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VATICAN-COMMUNICATIONS Apr-6-2010 (700 words) Analysis. xxxi
Vatican campaign to defend pope not orchestrated at the top
By John Thavis
Capuchin Father Raniero Cantalamessa delivers the homily during the Good Friday service in St. Peter's Basilica. His comments on sex abuse and Jews drew a rejoinder from the papal spokesman. (CNS/Paul Haring)
Catholic News Service
VATICAN CITY (CNS) -- The Roman Curia's headline-grabbing defense of Pope Benedict XVI's handling of the clerical sex abuse scandal has demonstrated that when it comes to Vatican communications, the pope is not a micromanager.
Twice during Holy Week liturgies, the pope was caught unawares when his aides spoke passionately about the barrage of criticism the pontiff and other church leaders have faced in recent weeks on the sex abuse issue.
One official compared the attacks on the church and the pope to "the most shameful aspects of anti-Semitism," while another said the church would survive the "current petty gossip."
What Pope Benedict thought of these interventions was not clear. But in both cases, the remarks had the unintended effect of upstaging his own spiritual message about the meaning of Christ's Passion and Easter.
From the outside, the Vatican's verbal rallying around the pope was viewed as an orchestrated campaign to counter his critics. If there was orchestration, however, it wasn't directed by the pope.
Capuchin Father Raniero Cantalamessa, the preacher of the papal household, basically has an open mike every time he steps up to sermonize for the pope and the Roman Curia. He also has a penchant for weaving in current events, so it was probably not a complete surprise when he began talking about the priestly sex abuse scandal at the pope's Good Friday liturgy April 2.
But when, quoting a Jewish friend, he likened criticism of church leaders to past efforts to pin "collective guilt" on Jews, he sparked an outcry heard around the world.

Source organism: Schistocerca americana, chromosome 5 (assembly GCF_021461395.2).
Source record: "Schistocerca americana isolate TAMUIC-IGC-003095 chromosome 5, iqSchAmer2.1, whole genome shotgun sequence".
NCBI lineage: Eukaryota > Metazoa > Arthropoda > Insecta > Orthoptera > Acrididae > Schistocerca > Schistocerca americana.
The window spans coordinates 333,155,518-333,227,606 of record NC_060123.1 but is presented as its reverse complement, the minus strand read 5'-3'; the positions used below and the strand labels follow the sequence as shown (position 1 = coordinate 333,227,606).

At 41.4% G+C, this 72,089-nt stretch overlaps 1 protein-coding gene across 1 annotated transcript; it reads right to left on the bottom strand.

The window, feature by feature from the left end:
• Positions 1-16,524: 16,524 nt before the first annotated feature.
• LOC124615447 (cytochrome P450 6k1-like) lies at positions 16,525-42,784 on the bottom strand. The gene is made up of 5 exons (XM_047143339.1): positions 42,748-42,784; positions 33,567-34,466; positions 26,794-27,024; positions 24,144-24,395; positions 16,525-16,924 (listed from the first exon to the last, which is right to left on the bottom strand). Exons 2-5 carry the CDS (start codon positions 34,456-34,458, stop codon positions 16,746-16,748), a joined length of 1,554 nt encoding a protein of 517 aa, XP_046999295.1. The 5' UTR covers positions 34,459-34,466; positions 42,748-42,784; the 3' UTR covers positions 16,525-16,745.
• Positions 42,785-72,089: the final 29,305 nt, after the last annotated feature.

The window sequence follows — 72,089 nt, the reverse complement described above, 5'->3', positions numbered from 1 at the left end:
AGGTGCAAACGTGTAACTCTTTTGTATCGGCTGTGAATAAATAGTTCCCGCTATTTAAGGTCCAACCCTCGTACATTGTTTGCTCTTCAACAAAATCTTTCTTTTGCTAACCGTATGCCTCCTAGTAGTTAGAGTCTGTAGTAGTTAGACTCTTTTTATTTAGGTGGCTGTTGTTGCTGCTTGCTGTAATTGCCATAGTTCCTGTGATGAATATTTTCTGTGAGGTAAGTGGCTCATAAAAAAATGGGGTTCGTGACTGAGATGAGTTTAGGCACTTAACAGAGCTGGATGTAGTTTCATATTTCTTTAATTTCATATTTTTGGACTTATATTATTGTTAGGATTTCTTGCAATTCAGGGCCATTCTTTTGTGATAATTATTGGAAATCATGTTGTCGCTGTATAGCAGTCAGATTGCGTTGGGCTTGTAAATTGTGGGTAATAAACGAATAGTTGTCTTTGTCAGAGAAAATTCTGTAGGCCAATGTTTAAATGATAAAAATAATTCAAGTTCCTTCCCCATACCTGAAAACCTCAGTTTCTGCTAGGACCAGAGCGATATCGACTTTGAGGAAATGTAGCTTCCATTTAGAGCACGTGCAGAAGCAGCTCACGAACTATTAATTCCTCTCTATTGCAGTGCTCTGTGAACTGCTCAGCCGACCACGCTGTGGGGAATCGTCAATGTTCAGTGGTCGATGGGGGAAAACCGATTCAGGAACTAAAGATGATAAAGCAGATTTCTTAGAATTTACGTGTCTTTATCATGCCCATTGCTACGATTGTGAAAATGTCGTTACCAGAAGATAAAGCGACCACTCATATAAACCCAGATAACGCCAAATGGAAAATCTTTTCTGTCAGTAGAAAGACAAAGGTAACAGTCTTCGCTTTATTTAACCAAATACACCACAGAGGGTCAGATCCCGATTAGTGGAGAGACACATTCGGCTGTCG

Amazingly, Pope Benedict and other Vatican officials had no inkling that Father Cantalamessa would put forward such a comparison.
"No one at the Vatican has ever demanded to read the texts of my homilies in advance, which is something I consider a great act of trust in me and in the media," Father Cantalamessa said afterward.
As usual, Jesuit Father Federico Lombardi, the Vatican spokesman, was assigned clean-up duty. Hours after the liturgy, he issued a statement saying the Capuchin's analysis "was not the position of the Holy See."
On Easter Sunday, at the beginning of the papal Mass in St. Peter's Square, another salvo came from Cardinal Angelo Sodano, dean of the College of Cardinals.
In an unprecedented salutation to Pope Benedict, Cardinal Sodano extolled the pontiff as the "unfailing rock" of the church, praised the 400,000 priests who serve generously around the world and then said: "Holy Father, the people of God are with you, and they do not allow themselves to be impressed by the current petty gossip, or by the ordeals that occasionally strike the community of believers."
The pope rose and embraced Cardinal Sodano. But in this instance, too, the pope was not informed ahead of time about a text that soon would be making headlines.
"I can exclude that the pope requested or saw in advance the text of Cardinal Sodano's greeting," Father Lombardi told Catholic News Service.
Whether in Rome or abroad, the pope simply doesn't have time to personally preview the many speeches or brief greetings that are addressed to him, Father Lombardi explained. Considering that this one came from the dean of the College of Cardinals, it was probably not subject to revisions by anyone else, either, he said.
Cardinal Sodano's remarks got more news coverage than the pope's own words, leading some to complain that the Vatican couldn't manage to stay on-message even at Easter. But that didn't bother Vatican officials, who said it was important to let the pope and the world know that his church supported him at this moment.
One source said the decision to add the greeting to the pope was reached the evening before, based on a growing sense that to say nothing might leave the impression that the pope was isolated in the face of criticism.
Critics of the Vatican's communications apparatus have long argued that not enough attention has been paid to the way comments by individual cardinals or other Vatican officials will play in the media.
But to date there have been no serious efforts to muzzle these officials or vet their public remarks. Indeed, for such a hierarchical organization, the Vatican has an amazing plurality of voices.
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